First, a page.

It will arrive in the form of State Medicaid reform, Accountable Care Organizations, or other demonstration programs implemented under the Affordable Care Act. Some demonstration programs seek to integrate the delivery of health care services for dual- eligible seniors, coordinating the benefits rendered under both Medicare and Medicaid. As States move forward with Medicaid managed care, they are likely to delegate the responsibility for managing utilization, cost, and quality to health plans with specific expertise in delivering covered services to a targeted population under very controlled conditions. Some States may place the responsibility for case management in the medical home or with the primary physician. Whatever the method, expect utilization to be closely managed.
Today’s developing version of managed care is different from what we have seen in the past. Long-term care providers are now included in the management of chronic disease. Further, quality measures appear in every reimbursement methodology we have seen. In some cases – Illinois, for example – Managed Care Organizations (MCOs) can drop providers from their panels for failure to achieve specific quality measures.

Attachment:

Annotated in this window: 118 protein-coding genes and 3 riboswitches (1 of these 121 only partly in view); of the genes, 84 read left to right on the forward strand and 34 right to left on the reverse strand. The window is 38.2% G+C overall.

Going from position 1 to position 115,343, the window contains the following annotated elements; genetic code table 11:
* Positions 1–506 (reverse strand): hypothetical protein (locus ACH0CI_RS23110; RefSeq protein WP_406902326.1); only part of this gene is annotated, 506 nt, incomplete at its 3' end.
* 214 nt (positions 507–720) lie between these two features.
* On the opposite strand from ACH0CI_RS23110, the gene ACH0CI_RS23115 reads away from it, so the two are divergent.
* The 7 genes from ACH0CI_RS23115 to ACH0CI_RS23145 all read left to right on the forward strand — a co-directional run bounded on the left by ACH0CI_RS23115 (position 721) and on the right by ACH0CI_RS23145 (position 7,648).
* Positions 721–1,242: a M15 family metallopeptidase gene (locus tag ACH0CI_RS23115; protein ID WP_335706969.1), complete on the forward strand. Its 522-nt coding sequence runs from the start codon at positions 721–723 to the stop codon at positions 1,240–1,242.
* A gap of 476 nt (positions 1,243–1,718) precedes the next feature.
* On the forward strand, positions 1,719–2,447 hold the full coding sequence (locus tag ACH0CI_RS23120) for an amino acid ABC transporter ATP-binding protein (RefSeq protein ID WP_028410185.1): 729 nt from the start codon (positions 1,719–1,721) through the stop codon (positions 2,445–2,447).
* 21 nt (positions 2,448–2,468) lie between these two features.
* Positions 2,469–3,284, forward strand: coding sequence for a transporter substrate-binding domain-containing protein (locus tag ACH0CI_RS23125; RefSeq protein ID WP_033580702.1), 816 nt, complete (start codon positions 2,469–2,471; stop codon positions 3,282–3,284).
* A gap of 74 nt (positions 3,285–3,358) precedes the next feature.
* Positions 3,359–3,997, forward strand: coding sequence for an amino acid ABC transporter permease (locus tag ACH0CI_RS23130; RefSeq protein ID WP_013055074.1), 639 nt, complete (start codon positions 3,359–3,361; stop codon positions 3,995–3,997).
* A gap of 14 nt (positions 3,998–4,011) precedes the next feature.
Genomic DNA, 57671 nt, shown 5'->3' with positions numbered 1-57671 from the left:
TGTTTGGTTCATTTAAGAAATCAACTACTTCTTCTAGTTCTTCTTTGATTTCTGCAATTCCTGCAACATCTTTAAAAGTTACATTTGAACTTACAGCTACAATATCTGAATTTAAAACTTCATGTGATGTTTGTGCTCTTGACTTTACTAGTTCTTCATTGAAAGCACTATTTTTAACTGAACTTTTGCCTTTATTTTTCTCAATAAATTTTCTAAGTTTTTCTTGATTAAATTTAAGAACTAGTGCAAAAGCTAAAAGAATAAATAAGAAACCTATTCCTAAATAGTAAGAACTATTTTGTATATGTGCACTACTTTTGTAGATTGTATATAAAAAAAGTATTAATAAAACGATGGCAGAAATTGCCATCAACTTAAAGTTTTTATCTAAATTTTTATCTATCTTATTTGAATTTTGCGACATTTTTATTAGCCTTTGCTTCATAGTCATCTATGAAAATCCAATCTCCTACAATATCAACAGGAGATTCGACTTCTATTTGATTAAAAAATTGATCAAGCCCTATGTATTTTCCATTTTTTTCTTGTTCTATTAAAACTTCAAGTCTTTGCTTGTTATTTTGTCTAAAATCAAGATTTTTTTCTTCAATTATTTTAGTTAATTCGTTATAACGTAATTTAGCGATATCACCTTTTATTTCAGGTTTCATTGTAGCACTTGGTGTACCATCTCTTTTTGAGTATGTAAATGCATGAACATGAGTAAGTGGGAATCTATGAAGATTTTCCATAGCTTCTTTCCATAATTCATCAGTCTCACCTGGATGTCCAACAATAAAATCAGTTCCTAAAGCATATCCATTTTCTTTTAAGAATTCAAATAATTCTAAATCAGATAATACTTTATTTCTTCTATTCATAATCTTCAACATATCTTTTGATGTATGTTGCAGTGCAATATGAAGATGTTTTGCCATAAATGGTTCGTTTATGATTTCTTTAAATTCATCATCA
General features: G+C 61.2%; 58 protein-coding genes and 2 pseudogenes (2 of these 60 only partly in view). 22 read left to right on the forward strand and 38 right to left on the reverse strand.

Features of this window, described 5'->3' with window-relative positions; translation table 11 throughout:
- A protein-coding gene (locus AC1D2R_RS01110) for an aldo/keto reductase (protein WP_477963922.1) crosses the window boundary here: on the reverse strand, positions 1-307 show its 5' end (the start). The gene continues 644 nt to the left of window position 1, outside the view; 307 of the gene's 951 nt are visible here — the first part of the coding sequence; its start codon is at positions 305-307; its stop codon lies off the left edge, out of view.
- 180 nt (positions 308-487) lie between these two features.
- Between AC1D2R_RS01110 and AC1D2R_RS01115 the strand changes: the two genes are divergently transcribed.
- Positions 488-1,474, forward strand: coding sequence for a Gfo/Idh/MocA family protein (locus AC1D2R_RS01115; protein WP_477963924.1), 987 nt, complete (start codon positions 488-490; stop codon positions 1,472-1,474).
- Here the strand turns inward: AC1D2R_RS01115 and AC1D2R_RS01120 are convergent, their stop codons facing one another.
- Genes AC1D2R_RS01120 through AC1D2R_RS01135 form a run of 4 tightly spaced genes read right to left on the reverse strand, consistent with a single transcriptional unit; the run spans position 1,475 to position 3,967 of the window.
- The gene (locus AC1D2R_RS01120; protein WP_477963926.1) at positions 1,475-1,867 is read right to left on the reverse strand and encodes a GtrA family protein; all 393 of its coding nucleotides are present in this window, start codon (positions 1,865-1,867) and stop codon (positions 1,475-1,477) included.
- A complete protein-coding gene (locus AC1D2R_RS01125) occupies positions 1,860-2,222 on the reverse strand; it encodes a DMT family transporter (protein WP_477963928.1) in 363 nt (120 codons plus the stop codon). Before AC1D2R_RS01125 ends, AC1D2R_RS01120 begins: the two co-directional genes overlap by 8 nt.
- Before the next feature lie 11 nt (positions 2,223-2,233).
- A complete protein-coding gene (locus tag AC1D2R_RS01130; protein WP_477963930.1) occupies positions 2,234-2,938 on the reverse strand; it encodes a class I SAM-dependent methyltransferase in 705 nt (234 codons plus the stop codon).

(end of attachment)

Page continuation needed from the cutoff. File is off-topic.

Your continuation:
Managed care will have multiple impacts upon providers, particularly in skilled nursing where there has been relatively little exposure to the real pressures of managed delivery. Two major factors will be price and utilization. Understandably, providers want to protect the rates they are paid. However, in our experience, the major driver of cost is utilization. Health plans (and ACOs) have a driving motivation to reduce institutional utilization by moving residents to alternate care settings at significantly less cost. The combination of reduced utilization plus price pressure will force consolidation in the long-term care industry.